The other thing that will never be irrelevant is the need for hope. The “ecclesia” exists to bring the message of Christ—the hope for everlasting life—to all people. So, while “church” might be an increasingly irrelevant (or at least very challenged) term, the “ecclesia” done properly, will never be irrelevant.
So, how do we do “church/ecclesia” right? One very powerful answer is to go to the Book of Acts and start there, which is where we will go in the next series of reflections.
In the Lord I take refuge; how can you say to me, “Flee like a bird to the mountains; for lo, the wicked bend the bow, they have fitted their arrow to the string, to shoot in the dark at the upright in heart; if the foundations are destroyed, what can the righteous do”? The Lord is in His holy temple, the Lord’s throne is in heaven; His eyes behold, His eyelids test, the children of men. The Lord tests the righteous and the wicked, and his soul hates him that loves violence. On the wicked He will rain coals of fire and brimstone; a scorching wind shall be the portion of their cup. For the Lord is righteous, He loves righteous deeds; the upright shall behold His face. Psalm 11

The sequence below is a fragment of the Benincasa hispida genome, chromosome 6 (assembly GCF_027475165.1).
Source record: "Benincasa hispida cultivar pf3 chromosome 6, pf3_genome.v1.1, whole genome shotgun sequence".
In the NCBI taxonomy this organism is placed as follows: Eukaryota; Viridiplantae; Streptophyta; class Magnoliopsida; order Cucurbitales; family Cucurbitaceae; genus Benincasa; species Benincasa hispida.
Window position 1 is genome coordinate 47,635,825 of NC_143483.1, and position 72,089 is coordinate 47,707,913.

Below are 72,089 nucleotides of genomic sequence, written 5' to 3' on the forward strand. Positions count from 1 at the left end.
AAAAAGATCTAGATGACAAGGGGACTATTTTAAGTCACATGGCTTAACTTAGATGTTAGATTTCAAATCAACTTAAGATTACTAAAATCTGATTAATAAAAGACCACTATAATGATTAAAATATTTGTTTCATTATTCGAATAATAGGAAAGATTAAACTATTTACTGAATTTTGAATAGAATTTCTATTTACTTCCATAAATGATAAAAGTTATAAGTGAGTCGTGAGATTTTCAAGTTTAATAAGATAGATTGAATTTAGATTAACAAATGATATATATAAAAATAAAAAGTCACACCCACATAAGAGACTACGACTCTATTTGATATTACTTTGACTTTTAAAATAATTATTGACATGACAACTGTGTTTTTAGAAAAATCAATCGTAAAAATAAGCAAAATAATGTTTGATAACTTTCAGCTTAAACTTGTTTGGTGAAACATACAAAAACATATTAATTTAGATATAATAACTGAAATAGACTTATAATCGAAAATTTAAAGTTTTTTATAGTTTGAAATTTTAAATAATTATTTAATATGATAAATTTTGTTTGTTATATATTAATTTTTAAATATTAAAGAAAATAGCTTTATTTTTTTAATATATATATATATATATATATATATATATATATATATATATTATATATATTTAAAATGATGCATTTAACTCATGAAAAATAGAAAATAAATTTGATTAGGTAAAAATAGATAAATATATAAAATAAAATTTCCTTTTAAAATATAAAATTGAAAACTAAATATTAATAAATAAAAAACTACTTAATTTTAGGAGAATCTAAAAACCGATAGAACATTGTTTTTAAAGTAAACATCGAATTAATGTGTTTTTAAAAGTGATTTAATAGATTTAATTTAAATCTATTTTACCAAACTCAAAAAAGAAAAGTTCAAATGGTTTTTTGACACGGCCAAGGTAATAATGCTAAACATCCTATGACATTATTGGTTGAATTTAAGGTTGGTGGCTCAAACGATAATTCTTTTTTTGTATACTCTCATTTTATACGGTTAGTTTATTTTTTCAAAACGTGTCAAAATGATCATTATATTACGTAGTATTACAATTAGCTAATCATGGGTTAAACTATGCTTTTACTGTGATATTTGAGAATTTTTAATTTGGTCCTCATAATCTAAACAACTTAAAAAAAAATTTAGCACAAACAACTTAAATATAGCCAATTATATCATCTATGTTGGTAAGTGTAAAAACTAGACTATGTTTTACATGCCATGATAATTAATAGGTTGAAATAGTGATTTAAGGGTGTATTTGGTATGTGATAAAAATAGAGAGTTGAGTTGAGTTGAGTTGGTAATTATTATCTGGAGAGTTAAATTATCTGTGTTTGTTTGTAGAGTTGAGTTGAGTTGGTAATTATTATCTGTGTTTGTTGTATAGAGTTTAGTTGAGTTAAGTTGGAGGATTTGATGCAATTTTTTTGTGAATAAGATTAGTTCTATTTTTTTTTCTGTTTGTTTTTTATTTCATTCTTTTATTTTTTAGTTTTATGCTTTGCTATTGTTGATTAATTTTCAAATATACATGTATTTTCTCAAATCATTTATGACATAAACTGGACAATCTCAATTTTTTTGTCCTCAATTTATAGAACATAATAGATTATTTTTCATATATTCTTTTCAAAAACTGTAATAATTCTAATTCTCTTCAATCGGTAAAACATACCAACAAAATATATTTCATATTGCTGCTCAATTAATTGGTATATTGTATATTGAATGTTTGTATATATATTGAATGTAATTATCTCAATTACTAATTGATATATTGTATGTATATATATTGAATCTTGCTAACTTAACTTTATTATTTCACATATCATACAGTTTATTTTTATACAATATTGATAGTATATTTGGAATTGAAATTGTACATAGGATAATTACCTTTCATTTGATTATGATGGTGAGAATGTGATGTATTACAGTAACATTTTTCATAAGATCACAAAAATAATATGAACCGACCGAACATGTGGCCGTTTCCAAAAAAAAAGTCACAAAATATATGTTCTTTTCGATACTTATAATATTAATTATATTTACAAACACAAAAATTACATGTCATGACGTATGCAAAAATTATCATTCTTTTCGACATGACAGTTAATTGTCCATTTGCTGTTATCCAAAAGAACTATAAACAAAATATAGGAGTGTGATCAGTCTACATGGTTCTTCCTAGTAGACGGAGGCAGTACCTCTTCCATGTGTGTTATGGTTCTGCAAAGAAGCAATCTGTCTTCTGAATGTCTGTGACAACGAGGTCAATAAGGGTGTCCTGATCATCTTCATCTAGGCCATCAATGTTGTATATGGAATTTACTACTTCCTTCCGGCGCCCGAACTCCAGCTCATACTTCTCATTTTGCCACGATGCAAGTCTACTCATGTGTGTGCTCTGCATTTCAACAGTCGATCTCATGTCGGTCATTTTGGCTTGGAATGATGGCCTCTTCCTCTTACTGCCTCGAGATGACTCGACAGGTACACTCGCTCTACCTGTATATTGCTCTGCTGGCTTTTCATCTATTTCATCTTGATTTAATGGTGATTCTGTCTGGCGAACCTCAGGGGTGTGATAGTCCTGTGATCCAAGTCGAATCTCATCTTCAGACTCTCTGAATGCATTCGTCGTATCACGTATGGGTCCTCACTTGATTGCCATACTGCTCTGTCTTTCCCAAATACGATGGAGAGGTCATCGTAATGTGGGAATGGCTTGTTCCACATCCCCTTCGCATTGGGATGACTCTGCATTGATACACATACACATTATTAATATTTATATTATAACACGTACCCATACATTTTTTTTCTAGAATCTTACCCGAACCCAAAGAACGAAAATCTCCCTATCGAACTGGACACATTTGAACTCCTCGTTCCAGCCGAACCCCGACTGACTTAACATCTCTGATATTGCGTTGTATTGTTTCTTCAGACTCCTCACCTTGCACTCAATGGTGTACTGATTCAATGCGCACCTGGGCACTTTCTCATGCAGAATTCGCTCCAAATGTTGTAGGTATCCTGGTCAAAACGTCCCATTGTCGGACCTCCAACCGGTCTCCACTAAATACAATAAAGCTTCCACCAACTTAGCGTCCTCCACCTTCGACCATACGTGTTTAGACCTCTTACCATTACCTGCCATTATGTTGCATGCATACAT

The “Ecclesia” will never be irrelevant!
With Roger Hunt providing today’s Daily Reading: Listen Now
These readings are under copyright and is used by permission. All rights reserved. These works may not be further reproduced, in print or on other websites or in any other form, without the prior written authorization of the copyright holder: Reading © Holy Transfiguration Monastery – Brookline, MA, Apolytikion of Abbot Marcellus © Narthex Press, Kontakion of Abbot Marcellus © Holy Transfiguration Monastery – Brookline, MA.
The Revised Standard Version of the Bible is copyrighted 1946, 1952, 1971, and 1973 by the Division of Christian Education of the National Council of the Churches of Christ in the U.S.A. and used by permission. From the Online Chapel of the Greek Orthodox Archdiocese of America.
Photo Credit: Leuenberg